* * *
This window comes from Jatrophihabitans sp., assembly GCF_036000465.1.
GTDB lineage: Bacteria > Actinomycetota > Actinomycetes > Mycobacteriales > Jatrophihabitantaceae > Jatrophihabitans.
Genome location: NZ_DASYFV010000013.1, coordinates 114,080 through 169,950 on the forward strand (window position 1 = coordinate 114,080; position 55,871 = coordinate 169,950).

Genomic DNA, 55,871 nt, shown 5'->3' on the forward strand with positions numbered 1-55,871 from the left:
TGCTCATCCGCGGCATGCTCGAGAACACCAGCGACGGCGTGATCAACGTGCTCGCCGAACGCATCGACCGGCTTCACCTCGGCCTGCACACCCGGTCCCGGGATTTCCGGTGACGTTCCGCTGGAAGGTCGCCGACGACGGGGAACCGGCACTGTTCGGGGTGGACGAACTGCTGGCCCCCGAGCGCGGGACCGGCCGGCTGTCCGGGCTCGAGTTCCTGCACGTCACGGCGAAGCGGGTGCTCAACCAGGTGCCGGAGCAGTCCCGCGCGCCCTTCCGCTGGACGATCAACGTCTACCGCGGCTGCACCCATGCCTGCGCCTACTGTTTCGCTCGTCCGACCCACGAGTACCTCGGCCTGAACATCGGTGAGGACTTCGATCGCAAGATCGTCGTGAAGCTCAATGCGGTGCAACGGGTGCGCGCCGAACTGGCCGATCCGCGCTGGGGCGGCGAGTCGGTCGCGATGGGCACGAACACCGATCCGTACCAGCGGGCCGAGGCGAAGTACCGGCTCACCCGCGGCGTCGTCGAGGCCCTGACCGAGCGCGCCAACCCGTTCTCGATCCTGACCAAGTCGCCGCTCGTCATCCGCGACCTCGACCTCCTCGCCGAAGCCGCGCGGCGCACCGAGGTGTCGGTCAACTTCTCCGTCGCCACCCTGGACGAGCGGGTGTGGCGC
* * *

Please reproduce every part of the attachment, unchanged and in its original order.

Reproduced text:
This window comes from Jatrophihabitans sp., assembly GCF_036000465.1.
GTDB lineage: Bacteria > Actinomycetota > Actinomycetes > Mycobacteriales > Jatrophihabitantaceae > Jatrophihabitans.
Genome location: NZ_DASYFV010000013.1, coordinates 114,080 through 169,950 on the forward strand (window position 1 = coordinate 114,080; position 55,871 = coordinate 169,950).

Genomic DNA, 55,871 nt, shown 5'->3' on the forward strand with positions numbered 1-55,871 from the left:
TGCTCATCCGCGGCATGCTCGAGAACACCAGCGACGGCGTGATCAACGTGCTCGCCGAACGCATCGACCGGCTTCACCTCGGCCTGCACACCCGGTCCCGGGATTTCCGGTGACGTTCCGCTGGAAGGTCGCCGACGACGGGGAACCGGCACTGTTCGGGGTGGACGAACTGCTGGCCCCCGAGCGCGGGACCGGCCGGCTGTCCGGGCTCGAGTTCCTGCACGTCACGGCGAAGCGGGTGCTCAACCAGGTGCCGGAGCAGTCCCGCGCGCCCTTCCGCTGGACGATCAACGTCTACCGCGGCTGCACCCATGCCTGCGCCTACTGTTTCGCTCGTCCGACCCACGAGTACCTCGGCCTGAACATCGGTGAGGACTTCGATCGCAAGATCGTCGTGAAGCTCAATGCGGTGCAACGGGTGCGCGCCGAACTGGCCGATCCGCGCTGGGGCGGCGAGTCGGTCGCGATGGGCACGAACACCGATCCGTACCAGCGGGCCGAGGCGAAGTACCGGCTCACCCGCGGCGTCGTCGAGGCCCTGACCGAGCGCGCCAACCCGTTCTCGATCCTGACCAAGTCGCCGCTCGTCATCCGCGACCTCGACCTCCTCGCCGAAGCCGCGCGGCGCACCGAGGTGTCGGTCAACTTCTCCGTCGCCACCCTGGACGAGCGGGTGTGGCGC